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Free Government Information (FGI) is a place for initiating dialogue and building consensus among the various players (libraries, government agencies, non-profit organizations, researchers, journalists, etc.) who have a stake in the preservation of and perpetual free access to government information. FGI promotes free government information through collaboration, education, advocacy and research.

LII and Justia give “Oyez Project” a new home. Supreme Court audio to remain free!

This is great news. A few months ago, the news broke that Jerry Goldman, who ran the Oyez Project, was looking to retire and cash in his site for upwards of $1 million. I was afraid that some for-profit publisher like WestLaw of LexisNexis was going to scoop it up. But now it seems that there’s a new deal between Oyez, Cornell University’s Legal Information Institute (LII) and Justia, the online publisher of legal information, to keep Oyez alive and freely accessible. Public domain crisis averted!

Read more about it.

After months of uncertainty about its future, the Oyez Project, a free repository of more than 10,000 hours of U.S. Supreme Court oral-argument audio and other court resources, has found a new home.

The project’s founder, Jerry Goldman, who is retiring soon, told The National Law Journal on Tuesday that a newly minted arrangement with Cornell University’s Legal Information Institute and Justia, the online publisher of legal information, will keep Oyez alive.

“It’s a perfect match,” said Goldman, 71. “They will be great stewards.”

Launched in 1993, Oyez.org boasts nearly 9 million visits annually, ranging from students doing term papers to Supreme Court practitioners rehearsing upcoming arguments.

The Supreme Court has taped oral arguments for the last 60 years and deposited them with the National Archives. Oyez makes the audio available on its website with additional information, including searchable transcripts that are synchronized to the audio.

That makes it easy to hear the moment during arguments in the 2003 affirmative action case Grutter v. Bollinger when then-Chief Justice William Rehnquist addressed advocate Maureen Mahoney—a former law clerk of his—by her first name. Or, more recently, the time on March 27, 2012, when the late Justice Antonin Scalia compared the coverage mandate of the Affordable Care Act to an order that the public buy broccoli.

via ‘Oyez Project’ New Home Will Keep Supreme Court Audio Free to Public | National Law Journal.

US Supreme Court 2012-13 docket full of high-profile cases #SCOTUS

Thanks Washington Monthly for the preview of the Supreme Court’s 2012-13 docket, which starts October 1, 2012. “With half the term’s cases scheduled, here are some of the big cases that are already on the docket, and a few the Court court take up later.” Cornell’s Legal Information Institute (LII) also has a good preview of the upcoming term. and the incomparable @scotusblog pointed us to a good WaPo review of the court’s upcoming docket, “Supreme Court faces another high-profile term.” The cases can be searched in the Supreme Court’s docket database as well as on their monthly calendar.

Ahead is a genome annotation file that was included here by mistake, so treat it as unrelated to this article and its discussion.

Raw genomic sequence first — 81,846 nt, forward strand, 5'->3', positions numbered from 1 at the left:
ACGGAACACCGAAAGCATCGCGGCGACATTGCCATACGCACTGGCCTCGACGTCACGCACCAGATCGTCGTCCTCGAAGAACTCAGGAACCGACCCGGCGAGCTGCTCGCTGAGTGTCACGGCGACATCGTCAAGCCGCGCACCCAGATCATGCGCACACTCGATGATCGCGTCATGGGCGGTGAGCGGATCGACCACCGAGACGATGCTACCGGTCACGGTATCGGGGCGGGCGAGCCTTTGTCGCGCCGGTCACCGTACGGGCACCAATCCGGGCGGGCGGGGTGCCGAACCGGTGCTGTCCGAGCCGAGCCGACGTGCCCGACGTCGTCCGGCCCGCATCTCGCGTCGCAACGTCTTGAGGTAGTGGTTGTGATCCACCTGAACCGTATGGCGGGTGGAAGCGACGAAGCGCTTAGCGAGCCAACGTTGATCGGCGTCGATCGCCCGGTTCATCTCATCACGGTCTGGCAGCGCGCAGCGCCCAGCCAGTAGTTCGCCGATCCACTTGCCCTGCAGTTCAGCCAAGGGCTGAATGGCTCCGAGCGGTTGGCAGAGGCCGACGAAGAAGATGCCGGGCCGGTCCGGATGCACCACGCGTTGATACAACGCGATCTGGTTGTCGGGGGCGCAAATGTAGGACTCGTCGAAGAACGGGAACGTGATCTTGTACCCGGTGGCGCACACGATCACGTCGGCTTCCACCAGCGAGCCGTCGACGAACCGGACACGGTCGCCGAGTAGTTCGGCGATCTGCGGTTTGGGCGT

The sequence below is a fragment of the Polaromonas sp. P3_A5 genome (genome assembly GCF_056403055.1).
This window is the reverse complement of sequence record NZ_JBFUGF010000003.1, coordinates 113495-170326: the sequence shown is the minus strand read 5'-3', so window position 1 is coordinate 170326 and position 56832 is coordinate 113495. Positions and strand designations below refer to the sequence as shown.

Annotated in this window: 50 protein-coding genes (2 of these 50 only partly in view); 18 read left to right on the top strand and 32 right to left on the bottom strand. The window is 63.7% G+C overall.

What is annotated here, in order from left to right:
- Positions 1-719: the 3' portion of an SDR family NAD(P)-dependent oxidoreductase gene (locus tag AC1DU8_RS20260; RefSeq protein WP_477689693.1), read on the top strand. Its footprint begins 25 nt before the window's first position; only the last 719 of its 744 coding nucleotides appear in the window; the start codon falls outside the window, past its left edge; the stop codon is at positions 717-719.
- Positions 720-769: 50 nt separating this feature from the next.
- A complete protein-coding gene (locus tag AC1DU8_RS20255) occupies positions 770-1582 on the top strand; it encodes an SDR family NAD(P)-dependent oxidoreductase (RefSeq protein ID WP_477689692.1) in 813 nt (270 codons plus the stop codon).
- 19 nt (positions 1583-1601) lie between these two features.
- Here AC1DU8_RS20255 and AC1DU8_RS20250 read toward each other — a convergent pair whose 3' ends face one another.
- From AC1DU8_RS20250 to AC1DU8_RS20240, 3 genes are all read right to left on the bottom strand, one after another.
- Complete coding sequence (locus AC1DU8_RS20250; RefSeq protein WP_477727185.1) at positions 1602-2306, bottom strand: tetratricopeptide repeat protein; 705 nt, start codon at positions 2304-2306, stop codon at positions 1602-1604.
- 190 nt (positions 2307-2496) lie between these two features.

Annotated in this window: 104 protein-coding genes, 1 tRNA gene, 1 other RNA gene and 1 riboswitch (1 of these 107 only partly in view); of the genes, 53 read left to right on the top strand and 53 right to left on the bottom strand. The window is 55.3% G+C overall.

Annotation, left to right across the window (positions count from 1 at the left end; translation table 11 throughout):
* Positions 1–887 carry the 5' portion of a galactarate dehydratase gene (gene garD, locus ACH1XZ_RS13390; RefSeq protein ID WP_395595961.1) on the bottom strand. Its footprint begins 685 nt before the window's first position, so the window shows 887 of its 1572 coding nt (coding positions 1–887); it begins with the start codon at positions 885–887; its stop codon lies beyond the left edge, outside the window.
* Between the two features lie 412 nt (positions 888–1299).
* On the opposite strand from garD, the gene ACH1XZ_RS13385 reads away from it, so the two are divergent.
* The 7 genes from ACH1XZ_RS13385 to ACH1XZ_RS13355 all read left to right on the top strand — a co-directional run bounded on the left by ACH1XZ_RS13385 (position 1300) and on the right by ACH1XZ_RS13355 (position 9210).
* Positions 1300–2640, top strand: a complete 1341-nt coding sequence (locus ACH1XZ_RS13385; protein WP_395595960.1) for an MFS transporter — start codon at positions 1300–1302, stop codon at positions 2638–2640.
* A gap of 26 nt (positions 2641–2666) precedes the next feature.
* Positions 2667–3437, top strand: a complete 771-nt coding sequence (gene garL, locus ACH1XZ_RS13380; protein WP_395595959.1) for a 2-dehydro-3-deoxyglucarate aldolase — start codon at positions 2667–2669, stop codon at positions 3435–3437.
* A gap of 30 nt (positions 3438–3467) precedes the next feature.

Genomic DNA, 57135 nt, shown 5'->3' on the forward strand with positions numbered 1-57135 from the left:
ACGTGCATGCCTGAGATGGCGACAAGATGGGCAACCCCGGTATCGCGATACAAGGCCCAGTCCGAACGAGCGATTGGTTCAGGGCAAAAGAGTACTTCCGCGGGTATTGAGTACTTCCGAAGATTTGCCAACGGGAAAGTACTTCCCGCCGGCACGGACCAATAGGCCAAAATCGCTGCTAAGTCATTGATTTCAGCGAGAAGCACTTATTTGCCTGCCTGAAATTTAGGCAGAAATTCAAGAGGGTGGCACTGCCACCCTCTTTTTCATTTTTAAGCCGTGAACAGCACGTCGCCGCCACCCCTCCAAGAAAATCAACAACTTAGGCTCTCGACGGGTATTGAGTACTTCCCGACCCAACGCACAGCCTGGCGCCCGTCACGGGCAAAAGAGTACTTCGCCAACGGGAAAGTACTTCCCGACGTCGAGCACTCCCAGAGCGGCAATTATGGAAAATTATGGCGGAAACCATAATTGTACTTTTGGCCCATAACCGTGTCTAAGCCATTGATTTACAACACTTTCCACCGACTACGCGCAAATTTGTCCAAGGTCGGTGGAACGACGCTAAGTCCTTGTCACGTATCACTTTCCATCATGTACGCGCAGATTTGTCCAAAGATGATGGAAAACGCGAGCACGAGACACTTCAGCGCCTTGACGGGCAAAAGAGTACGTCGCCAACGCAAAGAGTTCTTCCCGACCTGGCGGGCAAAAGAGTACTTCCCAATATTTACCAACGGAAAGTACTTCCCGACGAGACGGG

Affirmative Action
October 10, Fisher v. University of Texas at Austin

Revisiting affirmative action in higher education, a decade after Sandra Day O’Connor’s fifth vote upheld it in Grutter v. Bollinger. The conventional wisdom says that the Court, with Alito sitting in O’Connor’s seat, rules the practice unconstitutional.

Human Rights
October 3, Kiobel v. Royal Dutch Petroleum

Fascinating case in which Royal Dutch and its Shell subidiaries (the American companies) are accused of helping the Nigerian government torture a dozen and kill Nigerians protesting against the companies’ oil exploration. What’s being decided is whether a US court can effectively rule on human rights violations a domestic company has committed abroad.

Capital Punishment
October 9, Tibbals v. Carter; Ryan v. Gonzalez

Both of these cases deal with a state’s responsibility to halt the appellate review of capital punishment cases while a defendant is mentally ill. For now, this is the only case on the court’s docket that deals with the death penalty.

Civil Liberties/Surveillance
October 29, Clapper v. Amnesty International

The Court reviews the United State’s ability to wiretap Americans when they’re abroad. In 2008, Congress expanded the Foreign Intelligence Surveillance Act, which previously regulated only domestic surveillance. Since then, we’ve been able to spy on our own wherever they go.

Doggie sniffing
October 31, Florida v. Jardines; Florida v. Harris

The Court decides whether it violates the Fourth Amendment provision against illegal searches for a trained narcotics dog to sniff around a house or car for drugs without a warrant. Dogs in question are Franky and Aldo, respectively.

Potential SCOTUS cases (Should the Court take them up)

Same-Sex Marriage

Several Defense of Marriage Act cases are working there way through the courts, most notably the May Massachusetts federal court decision that struck down the law. A lower court in California has also struck down Prop 8, the state’s ban on gay marriage, so that case could get heard too.

Voting Rights Act

Several states (Texas, South Carolina, Florida) have recently had voting laws struck down by the Department of Justice, thanks to the provision of the Voting Rights Act that mandates many of the ex-Confederate states have their voting laws “pre-cleared” by the federal government. If the Court decides to take up any of the resulting state challenges to the VRA, it could rule pre-clearance unconstitutional. Sidenote: I’d argue that pre-clearance isn’t broad enough. Pennsylvania, Indiana, New Hampshire, Rhode Island and other northern states that don’t require pre-clearance have passed Voter ID laws no problem. Welcome to the era of Jim Crow North.

iConference presentation on the future of govt information